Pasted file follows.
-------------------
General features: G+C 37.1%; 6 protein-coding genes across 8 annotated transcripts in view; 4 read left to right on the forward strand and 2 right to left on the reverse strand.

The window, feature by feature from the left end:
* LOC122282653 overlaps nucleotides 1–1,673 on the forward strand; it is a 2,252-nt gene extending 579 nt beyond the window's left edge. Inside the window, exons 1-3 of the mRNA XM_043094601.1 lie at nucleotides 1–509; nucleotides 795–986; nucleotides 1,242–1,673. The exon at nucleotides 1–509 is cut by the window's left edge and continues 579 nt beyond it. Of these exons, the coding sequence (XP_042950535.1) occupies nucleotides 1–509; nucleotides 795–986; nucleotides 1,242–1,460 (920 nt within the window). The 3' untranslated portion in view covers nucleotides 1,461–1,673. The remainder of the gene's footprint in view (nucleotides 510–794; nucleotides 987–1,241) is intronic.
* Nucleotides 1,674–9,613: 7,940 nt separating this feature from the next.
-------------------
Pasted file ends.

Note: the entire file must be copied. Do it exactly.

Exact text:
General features: G+C 37.1%; 6 protein-coding genes across 8 annotated transcripts in view; 4 read left to right on the forward strand and 2 right to left on the reverse strand.

The window, feature by feature from the left end:
* LOC122282653 overlaps nucleotides 1–1,673 on the forward strand; it is a 2,252-nt gene extending 579 nt beyond the window's left edge. Inside the window, exons 1-3 of the mRNA XM_043094601.1 lie at nucleotides 1–509; nucleotides 795–986; nucleotides 1,242–1,673. The exon at nucleotides 1–509 is cut by the window's left edge and continues 579 nt beyond it. Of these exons, the coding sequence (XP_042950535.1) occupies nucleotides 1–509; nucleotides 795–986; nucleotides 1,242–1,460 (920 nt within the window). The 3' untranslated portion in view covers nucleotides 1,461–1,673. The remainder of the gene's footprint in view (nucleotides 510–794; nucleotides 987–1,241) is intronic.
* Nucleotides 1,674–9,613: 7,940 nt separating this feature from the next.